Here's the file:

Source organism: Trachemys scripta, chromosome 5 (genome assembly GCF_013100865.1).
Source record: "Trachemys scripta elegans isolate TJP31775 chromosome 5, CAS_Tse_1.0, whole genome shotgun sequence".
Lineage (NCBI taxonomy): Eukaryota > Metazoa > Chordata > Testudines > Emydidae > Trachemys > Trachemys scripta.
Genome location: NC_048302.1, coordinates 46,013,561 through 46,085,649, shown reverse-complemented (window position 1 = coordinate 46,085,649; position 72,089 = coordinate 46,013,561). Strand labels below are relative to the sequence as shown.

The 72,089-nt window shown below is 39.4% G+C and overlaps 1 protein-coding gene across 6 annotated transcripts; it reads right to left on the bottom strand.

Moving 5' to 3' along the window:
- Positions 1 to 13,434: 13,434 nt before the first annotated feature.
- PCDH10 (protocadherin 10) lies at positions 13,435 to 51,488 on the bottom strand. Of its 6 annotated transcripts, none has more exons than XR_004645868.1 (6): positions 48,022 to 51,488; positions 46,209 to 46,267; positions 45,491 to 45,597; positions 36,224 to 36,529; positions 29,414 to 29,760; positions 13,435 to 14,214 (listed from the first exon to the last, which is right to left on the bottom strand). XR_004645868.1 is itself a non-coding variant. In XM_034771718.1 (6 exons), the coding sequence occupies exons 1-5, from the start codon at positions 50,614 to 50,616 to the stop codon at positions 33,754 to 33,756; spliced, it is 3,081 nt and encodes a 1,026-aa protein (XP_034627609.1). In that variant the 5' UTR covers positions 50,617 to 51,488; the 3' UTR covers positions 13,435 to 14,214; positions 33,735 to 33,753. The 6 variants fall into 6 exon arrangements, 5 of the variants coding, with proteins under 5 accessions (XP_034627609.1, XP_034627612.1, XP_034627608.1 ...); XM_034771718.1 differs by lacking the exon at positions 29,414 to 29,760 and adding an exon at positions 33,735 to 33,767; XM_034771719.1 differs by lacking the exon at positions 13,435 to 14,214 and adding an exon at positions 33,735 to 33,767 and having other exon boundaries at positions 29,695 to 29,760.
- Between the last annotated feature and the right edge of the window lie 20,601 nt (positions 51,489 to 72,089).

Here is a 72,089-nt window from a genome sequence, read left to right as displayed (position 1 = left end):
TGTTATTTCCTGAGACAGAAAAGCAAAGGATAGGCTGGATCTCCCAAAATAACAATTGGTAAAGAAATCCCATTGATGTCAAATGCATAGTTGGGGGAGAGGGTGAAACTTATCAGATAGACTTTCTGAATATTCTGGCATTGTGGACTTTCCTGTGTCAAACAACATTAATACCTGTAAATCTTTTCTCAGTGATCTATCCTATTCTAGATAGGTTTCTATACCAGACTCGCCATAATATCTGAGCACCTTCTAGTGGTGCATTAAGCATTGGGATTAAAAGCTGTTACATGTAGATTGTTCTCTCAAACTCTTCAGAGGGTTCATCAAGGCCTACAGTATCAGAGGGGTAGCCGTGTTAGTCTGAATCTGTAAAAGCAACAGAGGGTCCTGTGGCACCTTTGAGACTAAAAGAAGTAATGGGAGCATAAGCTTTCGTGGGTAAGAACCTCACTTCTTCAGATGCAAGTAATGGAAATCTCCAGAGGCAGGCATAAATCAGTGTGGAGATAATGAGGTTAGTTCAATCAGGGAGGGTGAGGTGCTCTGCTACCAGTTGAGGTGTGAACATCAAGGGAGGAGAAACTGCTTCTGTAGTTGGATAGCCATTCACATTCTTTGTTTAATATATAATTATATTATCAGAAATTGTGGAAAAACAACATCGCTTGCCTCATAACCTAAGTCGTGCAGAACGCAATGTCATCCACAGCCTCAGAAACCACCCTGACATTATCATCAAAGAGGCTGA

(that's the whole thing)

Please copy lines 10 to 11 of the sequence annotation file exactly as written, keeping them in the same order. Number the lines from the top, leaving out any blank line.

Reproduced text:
Here is a 72,089-nt window from a genome sequence, read left to right as displayed (position 1 = left end):
TGTTATTTCCTGAGACAGAAAAGCAAAGGATAGGCTGGATCTCCCAAAATAACAATTGGTAAAGAAATCCCATTGATGTCAAATGCATAGTTGGGGGAGAGGGTGAAACTTATCAGATAGACTTTCTGAATATTCTGGCATTGTGGACTTTCCTGTGTCAAACAACATTAATACCTGTAAATCTTTTCTCAGTGATCTATCCTATTCTAGATAGGTTTCTATACCAGACTCGCCATAATATCTGAGCACCTTCTAGTGGTGCATTAAGCATTGGGATTAAAAGCTGTTACATGTAGATTGTTCTCTCAAACTCTTCAGAGGGTTCATCAAGGCCTACAGTATCAGAGGGGTAGCCGTGTTAGTCTGAATCTGTAAAAGCAACAGAGGGTCCTGTGGCACCTTTGAGACTAAAAGAAGTAATGGGAGCATAAGCTTTCGTGGGTAAGAACCTCACTTCTTCAGATGCAAGTAATGGAAATCTCCAGAGGCAGGCATAAATCAGTGTGGAGATAATGAGGTTAGTTCAATCAGGGAGGGTGAGGTGCTCTGCTACCAGTTGAGGTGTGAACATCAAGGGAGGAGAAACTGCTTCTGTAGTTGGATAGCCATTCACATTCTTTGTTTAATATATAATTATATTATCAGAAATTGTGGAAAAACAACATCGCTTGCCTCATAACCTAAGTCGTGCAGAACGCAATGTCATCCACAGCCTCAGAAACCACCCTGACATTATCATCAAAGAGGCTGA